The Optimus blog

The blog that inspires leaders in the UK education sector

Alex Masters

Let’s end the fear around academisation

SBMs up and down the country are full of trepidation about their school’s impending academisation. We need to see this as an opportunity, rather than threat. 

‘When nothing is sure, everything is possible.’ 

It’s fair to say that the education system is always in a state of flux and, given the fact that many schools are planning academisation, this is not set to change anytime soon. 

Indeed, despite the government’s recent U-turn, most are certain that academisation remains a reality.

‘Given the combination of voluntary conversion, academisation under the Education and Adoption Act and direction at local authority it is possible that full academisation (or very close to it) could be achieved without forcing schools one at a time,’ said David Laws, executive chairman of CentreForum.

Mark Blois, chair of the LEAD Academy Trust, Nottingham, believes we will be a fully academised system because schools would find it economically impossible to operate outside it. 

This sense of imminent change is causing consternation across the education sector. At a recent conference in London, I spoke to a group of school business managers whose schools are set to become academies. The atmosphere was clearly tense as they shared their fears and concerns. 

Overwhelmed

Many felt overwhelmed by the new knowledge they would need to acquire in terms of finance, reporting duties, insurance, HR and payroll and unfamiliar terminology, among others.

Some voiced concerns about the impact on relations with governing bodies and new trustee members while others were cautious about how they would go about renegotiating new contracts.

Many were simply worried about the extra workload and, as one admitted honestly: ‘I don’t want to step out of my comfort zone!’

Rather than dreading the extra workload and accountability, see the changes as a chance to progress professionally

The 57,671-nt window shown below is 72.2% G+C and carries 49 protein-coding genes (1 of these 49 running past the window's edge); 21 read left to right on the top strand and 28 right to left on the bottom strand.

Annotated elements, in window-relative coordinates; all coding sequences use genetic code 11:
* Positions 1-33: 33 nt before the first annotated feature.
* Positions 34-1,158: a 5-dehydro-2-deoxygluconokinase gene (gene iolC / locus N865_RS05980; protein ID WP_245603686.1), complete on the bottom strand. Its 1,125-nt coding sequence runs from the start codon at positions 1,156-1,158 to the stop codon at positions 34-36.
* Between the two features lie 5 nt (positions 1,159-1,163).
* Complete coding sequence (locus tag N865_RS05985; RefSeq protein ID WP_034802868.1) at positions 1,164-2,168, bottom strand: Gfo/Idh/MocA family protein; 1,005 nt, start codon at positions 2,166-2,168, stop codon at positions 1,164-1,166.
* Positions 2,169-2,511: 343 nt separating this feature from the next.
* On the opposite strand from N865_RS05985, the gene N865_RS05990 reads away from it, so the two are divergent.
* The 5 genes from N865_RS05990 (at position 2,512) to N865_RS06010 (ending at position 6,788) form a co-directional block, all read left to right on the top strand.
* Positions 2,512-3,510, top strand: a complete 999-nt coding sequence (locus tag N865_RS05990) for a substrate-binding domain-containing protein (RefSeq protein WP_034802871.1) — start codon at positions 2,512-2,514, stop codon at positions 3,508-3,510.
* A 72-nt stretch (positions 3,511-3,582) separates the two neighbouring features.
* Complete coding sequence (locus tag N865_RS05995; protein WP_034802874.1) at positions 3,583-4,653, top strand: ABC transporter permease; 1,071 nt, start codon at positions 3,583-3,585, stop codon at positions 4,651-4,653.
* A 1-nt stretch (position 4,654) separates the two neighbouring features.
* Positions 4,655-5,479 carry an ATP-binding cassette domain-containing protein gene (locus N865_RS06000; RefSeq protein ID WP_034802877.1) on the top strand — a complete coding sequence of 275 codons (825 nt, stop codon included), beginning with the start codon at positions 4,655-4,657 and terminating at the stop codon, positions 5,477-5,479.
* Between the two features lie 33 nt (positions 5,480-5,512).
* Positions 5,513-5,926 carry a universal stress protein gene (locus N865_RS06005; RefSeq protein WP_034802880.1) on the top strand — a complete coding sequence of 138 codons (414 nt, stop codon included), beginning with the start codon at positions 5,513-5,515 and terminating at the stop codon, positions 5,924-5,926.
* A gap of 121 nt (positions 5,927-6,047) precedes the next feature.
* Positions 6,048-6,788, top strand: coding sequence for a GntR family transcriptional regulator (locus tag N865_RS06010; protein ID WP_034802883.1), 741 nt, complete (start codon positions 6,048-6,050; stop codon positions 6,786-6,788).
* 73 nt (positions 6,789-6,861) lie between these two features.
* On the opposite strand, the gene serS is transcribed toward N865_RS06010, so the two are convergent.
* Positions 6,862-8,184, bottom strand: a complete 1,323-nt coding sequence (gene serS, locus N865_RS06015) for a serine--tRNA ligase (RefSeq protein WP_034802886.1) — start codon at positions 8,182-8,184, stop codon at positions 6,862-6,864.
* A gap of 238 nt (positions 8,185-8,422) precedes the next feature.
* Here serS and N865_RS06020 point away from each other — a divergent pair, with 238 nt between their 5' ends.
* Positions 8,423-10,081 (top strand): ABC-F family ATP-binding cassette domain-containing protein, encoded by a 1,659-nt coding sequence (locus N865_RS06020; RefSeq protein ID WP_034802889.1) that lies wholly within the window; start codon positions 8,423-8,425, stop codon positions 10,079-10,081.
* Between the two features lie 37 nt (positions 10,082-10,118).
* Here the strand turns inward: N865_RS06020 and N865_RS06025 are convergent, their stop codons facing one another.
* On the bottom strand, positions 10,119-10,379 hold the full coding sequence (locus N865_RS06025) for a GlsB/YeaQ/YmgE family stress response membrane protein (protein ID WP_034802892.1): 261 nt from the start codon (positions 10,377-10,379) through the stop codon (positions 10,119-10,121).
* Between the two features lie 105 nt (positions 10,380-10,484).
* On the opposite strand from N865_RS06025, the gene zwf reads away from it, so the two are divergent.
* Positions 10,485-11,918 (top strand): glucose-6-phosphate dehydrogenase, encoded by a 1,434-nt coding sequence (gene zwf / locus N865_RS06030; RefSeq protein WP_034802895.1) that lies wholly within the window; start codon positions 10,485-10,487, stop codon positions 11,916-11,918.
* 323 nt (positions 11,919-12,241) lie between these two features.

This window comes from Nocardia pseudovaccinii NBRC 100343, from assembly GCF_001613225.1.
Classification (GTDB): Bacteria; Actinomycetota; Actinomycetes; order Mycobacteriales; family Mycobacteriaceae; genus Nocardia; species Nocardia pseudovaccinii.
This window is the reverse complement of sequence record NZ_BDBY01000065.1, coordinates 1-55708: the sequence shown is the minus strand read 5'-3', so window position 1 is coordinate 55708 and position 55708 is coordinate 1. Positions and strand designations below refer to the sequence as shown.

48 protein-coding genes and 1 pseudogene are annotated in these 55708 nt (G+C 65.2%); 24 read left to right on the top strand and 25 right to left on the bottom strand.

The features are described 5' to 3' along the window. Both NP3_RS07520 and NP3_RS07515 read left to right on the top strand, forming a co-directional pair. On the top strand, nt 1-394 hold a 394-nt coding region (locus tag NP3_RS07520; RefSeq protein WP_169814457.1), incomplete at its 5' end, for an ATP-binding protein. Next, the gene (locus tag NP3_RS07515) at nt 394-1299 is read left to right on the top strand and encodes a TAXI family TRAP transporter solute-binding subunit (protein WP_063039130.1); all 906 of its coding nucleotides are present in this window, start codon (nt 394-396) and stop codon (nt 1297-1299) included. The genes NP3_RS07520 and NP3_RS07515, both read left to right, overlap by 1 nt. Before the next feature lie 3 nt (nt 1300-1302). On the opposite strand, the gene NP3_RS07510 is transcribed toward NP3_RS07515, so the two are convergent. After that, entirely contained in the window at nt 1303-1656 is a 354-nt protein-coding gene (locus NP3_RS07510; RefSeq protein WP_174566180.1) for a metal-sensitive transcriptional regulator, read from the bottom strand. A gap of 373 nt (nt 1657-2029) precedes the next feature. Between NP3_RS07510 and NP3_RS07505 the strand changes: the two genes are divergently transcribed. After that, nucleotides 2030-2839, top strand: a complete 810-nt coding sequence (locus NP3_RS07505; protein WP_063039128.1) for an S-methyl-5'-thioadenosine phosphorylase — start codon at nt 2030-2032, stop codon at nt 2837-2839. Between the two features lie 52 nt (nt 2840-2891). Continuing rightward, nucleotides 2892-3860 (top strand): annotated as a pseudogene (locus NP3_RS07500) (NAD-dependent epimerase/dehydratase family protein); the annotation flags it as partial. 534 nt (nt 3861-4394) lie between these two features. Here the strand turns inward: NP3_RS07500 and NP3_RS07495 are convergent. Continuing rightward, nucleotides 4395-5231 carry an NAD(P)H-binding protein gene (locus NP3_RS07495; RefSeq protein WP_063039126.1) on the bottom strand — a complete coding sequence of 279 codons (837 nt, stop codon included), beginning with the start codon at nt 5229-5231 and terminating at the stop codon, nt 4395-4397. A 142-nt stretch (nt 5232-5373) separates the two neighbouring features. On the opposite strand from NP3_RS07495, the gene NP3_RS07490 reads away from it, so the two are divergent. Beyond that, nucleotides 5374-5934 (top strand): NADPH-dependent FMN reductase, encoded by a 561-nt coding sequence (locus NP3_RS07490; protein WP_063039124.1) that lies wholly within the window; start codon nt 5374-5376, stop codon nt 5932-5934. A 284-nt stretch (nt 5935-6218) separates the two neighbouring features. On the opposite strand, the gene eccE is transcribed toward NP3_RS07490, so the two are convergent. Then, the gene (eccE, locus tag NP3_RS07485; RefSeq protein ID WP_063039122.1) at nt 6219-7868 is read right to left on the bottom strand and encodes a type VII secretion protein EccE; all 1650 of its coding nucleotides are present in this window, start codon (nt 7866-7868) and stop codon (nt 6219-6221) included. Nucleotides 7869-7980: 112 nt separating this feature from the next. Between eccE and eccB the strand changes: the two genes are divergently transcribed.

All of these are clearly valid concerns but, as SBM consultant Cate Hart pointed out, it’s a real shame that people are focusing on the negatives. As she said in her recent webinar: ‘No one is saying: “This is an exciting challenge!” or “How can I form a team?” or “What are the leadership opportunities?”’

Of course, this is easier said than done: we are well aware how stressed and overworked SBMs are as it stands – who wouldn’t feel anxious at the prospect of yet more change, more challenges and more stress?

And yet, focusing on the positives and the opportunities can reap the rewards. So how to go about this?

Network, network, network

SBMs know how notoriously hard it is to get out of the office: how could you possibly have time to take training/network/visit other schools when your in-tray is over-brimming? And yet networking is one of the most crucial and empowering things you can do: this is your opportunity to talk face-to-face with fellow SBMs and get first-hand advice.

Check out regional SBM forums such as: 

Do also check out these excellent online forums where you can share advice:

Expert advice

Don’t try and reinvent the wheel when there are seasoned travellers who can share their stories and lessons learned. We’ve spoken to a host of experts, including Cate Hart who offers 17 top tips on how you can prepare.

Indeed, to paraphrase the scouts, preparation is key. Consider:

  • looking at staffing levels and their budgets in advance
  • checking that you have a robust safeguarding system and health and safety model policy
  • swotting up on updated pension schemes
  • researching new policies and adapt old ones
  • writing a list of all the things which are monitored by the LA and think where you might need to improve
  • getting a list of current contracts and look at alternatives.

CPD opportunities

Rather than dreading the extra workload and accountability, see the changes as a chance to progress professionally.

As school business manager Sue Birchall wrote in a recent issue of Insight magazine, your role in an academy will become more significant and ‘you will be expected to act as the subject matter expert’. This is a great opportunity to show your head and the rest of the SLT how indispensable you are.

Do check out the NASBM professional standards which are a great way to self-assess (using the standards wheel), identify areas of professional development and share these formally with your head. We ran a series of webinars focused on some of the leading support services and behaviours elements, which you can access via the webinars area.

As Sue suggests, whatever direction your new role takes, what’s crucial is to embrace a ‘can do’ attitude and desire to develop your role. ‘The question is, will you see this as an opportunity to develop or the push you need to move on? You decide!’

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